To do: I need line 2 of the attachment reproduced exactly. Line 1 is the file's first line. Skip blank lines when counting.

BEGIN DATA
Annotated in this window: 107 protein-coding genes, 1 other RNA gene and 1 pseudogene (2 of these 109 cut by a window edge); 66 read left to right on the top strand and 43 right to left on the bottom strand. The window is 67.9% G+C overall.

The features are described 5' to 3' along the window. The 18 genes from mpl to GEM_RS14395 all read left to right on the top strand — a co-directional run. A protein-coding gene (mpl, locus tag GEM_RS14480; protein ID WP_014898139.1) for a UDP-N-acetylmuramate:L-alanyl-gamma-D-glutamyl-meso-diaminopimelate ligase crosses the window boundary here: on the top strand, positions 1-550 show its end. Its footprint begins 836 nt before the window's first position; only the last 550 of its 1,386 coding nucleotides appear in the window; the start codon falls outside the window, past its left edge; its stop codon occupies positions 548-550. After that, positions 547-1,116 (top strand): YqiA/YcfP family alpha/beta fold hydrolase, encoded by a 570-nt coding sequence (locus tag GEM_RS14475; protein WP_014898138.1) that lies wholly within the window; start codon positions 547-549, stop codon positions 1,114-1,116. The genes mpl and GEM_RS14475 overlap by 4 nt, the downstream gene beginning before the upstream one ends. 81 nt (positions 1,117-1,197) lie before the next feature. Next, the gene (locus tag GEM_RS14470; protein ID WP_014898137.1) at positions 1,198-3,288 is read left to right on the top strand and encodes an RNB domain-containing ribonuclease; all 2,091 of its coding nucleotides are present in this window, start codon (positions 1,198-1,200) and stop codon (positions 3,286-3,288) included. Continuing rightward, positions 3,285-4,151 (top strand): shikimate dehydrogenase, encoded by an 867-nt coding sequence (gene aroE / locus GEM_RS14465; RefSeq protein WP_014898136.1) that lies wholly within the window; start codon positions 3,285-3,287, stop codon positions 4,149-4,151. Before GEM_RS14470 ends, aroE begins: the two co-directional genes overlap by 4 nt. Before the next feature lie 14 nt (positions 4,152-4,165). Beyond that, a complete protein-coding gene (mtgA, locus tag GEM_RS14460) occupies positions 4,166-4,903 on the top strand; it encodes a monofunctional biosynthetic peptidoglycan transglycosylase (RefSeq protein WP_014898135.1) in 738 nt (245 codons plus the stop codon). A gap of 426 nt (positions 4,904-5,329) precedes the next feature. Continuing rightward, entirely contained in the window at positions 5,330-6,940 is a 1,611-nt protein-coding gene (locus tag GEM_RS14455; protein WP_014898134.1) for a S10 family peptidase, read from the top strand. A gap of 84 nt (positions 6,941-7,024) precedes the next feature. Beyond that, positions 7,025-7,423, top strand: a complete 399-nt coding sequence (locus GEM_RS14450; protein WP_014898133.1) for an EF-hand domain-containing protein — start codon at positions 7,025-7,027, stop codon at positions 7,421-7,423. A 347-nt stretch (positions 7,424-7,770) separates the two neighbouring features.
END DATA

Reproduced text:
The features are described 5' to 3' along the window. The 18 genes from mpl to GEM_RS14395 all read left to right on the top strand — a co-directional run. A protein-coding gene (mpl, locus tag GEM_RS14480; protein ID WP_014898139.1) for a UDP-N-acetylmuramate:L-alanyl-gamma-D-glutamyl-meso-diaminopimelate ligase crosses the window boundary here: on the top strand, positions 1-550 show its end. Its footprint begins 836 nt before the window's first position; only the last 550 of its 1,386 coding nucleotides appear in the window; the start codon falls outside the window, past its left edge; its stop codon occupies positions 548-550. After that, positions 547-1,116 (top strand): YqiA/YcfP family alpha/beta fold hydrolase, encoded by a 570-nt coding sequence (locus tag GEM_RS14475; protein WP_014898138.1) that lies wholly within the window; start codon positions 547-549, stop codon positions 1,114-1,116. The genes mpl and GEM_RS14475 overlap by 4 nt, the downstream gene beginning before the upstream one ends. 81 nt (positions 1,117-1,197) lie before the next feature. Next, the gene (locus tag GEM_RS14470; protein ID WP_014898137.1) at positions 1,198-3,288 is read left to right on the top strand and encodes an RNB domain-containing ribonuclease; all 2,091 of its coding nucleotides are present in this window, start codon (positions 1,198-1,200) and stop codon (positions 3,286-3,288) included. Continuing rightward, positions 3,285-4,151 (top strand): shikimate dehydrogenase, encoded by an 867-nt coding sequence (gene aroE / locus GEM_RS14465; RefSeq protein WP_014898136.1) that lies wholly within the window; start codon positions 3,285-3,287, stop codon positions 4,149-4,151. Before GEM_RS14470 ends, aroE begins: the two co-directional genes overlap by 4 nt. Before the next feature lie 14 nt (positions 4,152-4,165). Beyond that, a complete protein-coding gene (mtgA, locus tag GEM_RS14460) occupies positions 4,166-4,903 on the top strand; it encodes a monofunctional biosynthetic peptidoglycan transglycosylase (RefSeq protein WP_014898135.1) in 738 nt (245 codons plus the stop codon). A gap of 426 nt (positions 4,904-5,329) precedes the next feature. Continuing rightward, entirely contained in the window at positions 5,330-6,940 is a 1,611-nt protein-coding gene (locus tag GEM_RS14455; protein WP_014898134.1) for a S10 family peptidase, read from the top strand. A gap of 84 nt (positions 6,941-7,024) precedes the next feature. Beyond that, positions 7,025-7,423, top strand: a complete 399-nt coding sequence (locus GEM_RS14450; protein WP_014898133.1) for an EF-hand domain-containing protein — start codon at positions 7,025-7,027, stop codon at positions 7,421-7,423. A 347-nt stretch (positions 7,424-7,770) separates the two neighbouring features.